6.1 Laboratory diagnostics

Sensitivity & Specificity


Sensitivity
Sensitivity

 

It is important to know about the sensitivity and the specificity of the serological and the virus antigen tests. In order to determine the sensitivity and specificity of a test, additional groups of animals are checked in a second test, a standard comparison test (gold standard), which reliably classifies the animals as infected or non-infected or as seropositive or seronegative. These comparison tests are generally more complicated than those commonly used in routine diagnostics.

The sensitivity of a test (e.g. an ELISA) identifies the percentage of the positive animals recognized as positive in the comparison test (e.g. virus isolation or immunoblot). Infected or seropositive animals with a negative test result are judged to be false negative. The specificity is the percentage of the animals that give a positive result in the test despite being uninfected or free of antibody, respectively. Hence these animals are “false positive”.


 
 

Laboratory diagnostic procedures should not be done without prior detailed clinical-epidemiological investigations as otherwise the lab results will be too undetermined. It is important to always include the entire herd and also to bear in mind that the unborn animals play a significant role with regard to the chain of infection. In other words, it pays off to plan for the long term – i.e. to include the age structure and the pregnant animals in all considerations.


What investigations are to be done? What material needs to be sent in? Some “typical” situations are described below: 
 

Scenarios:

Suspected Mucosal Disease:
Until recently, Mucosal Disease was diagnosed in a two-step procedure. In a first step the blood of the sick animal as well as that of some healthy control animals was tested for antibodies against BVD virus. If the sick animal turns out to be serologically negative and the others positive, the sick animal, as a rule, has Mucosal Disease. This diagnosis was subsequently confirmed by virus isolation in cell cultures. These days there are a number of ELISA tests for the antibody as well as the virus antigen that ensure a reliable diagnosis. If Mucosal Disease is suspected we recommend an ELISA antigen test. Note: Blood sample for the antibody test (= antibody-ELISA): native blood; for the virus test (= antigen-ELISA): EDTA blood.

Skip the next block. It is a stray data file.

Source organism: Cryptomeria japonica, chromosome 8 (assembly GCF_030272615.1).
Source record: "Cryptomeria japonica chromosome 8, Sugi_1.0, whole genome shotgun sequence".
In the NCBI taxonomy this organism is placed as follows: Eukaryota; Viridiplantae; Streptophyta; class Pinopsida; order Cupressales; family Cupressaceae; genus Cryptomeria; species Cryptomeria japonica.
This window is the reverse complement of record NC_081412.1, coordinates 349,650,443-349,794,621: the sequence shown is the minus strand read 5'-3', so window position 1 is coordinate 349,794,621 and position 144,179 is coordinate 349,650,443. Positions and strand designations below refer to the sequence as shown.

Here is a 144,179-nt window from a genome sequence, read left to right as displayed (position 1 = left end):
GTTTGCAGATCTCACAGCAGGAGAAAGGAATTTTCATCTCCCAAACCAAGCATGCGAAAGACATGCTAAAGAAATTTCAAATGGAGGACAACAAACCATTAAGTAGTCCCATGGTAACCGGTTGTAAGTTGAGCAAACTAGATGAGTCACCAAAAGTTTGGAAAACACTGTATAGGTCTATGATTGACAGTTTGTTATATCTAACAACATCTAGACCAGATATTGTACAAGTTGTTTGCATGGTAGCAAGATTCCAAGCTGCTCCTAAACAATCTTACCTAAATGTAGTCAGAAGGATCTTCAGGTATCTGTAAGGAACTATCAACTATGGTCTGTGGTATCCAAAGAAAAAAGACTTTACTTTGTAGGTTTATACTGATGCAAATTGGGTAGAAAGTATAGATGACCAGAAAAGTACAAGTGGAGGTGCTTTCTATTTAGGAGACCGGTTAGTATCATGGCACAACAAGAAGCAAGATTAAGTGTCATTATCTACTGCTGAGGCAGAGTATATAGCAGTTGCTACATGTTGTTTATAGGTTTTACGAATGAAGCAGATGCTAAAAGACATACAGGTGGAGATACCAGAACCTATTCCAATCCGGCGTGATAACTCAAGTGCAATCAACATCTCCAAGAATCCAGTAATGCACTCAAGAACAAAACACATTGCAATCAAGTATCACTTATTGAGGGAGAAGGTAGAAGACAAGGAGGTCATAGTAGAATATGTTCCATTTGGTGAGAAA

Inapparent persistent infection:
In principle, the antigen-ELISA test is used: Young animals (up to about 3-4 months) may still have maternal antibodies, which will affect the antigen test. In selected cases of this category the result can be confirmed by means of RT-PCR (production of a cDNA from viral RNA and subsequent PCR). It is also possible to test for virus antigen in the skin.

Problems of abortion:
When abortions become a frequent problem (and only after prior contact with the lab) entire foetuses can be investigated. The presence of virus is confirmed by immune fluorescence or by virus isolation in cell cultures. There is little sense in examining a pregnant animal for antiviral antibodies, as it can be both positive and negative, preventing conclusions to be drawn either one way or the other. Serologically negative animals can either be persistently infected or BVDV-free. In Switzerland, around 80% of adult animals are serologically positive.

Pneumoenteritis-complex:
Diagnosis in these cases is rather complicated as a number of pathogens are involved. In addition, non-microbiological aspects, such as feeding and management practices, have to be taken into consideration. It is our view that management conditions should be optimized before contacting the lab. In principle, virus isolations (or direct virus antigen tests in cells taken from nasal mucus) can be done. There is also the possibility to test for significant rises in titre of antibodies against different viruses. Note: in the majority of cases, such investigations promise more than they actually deliver.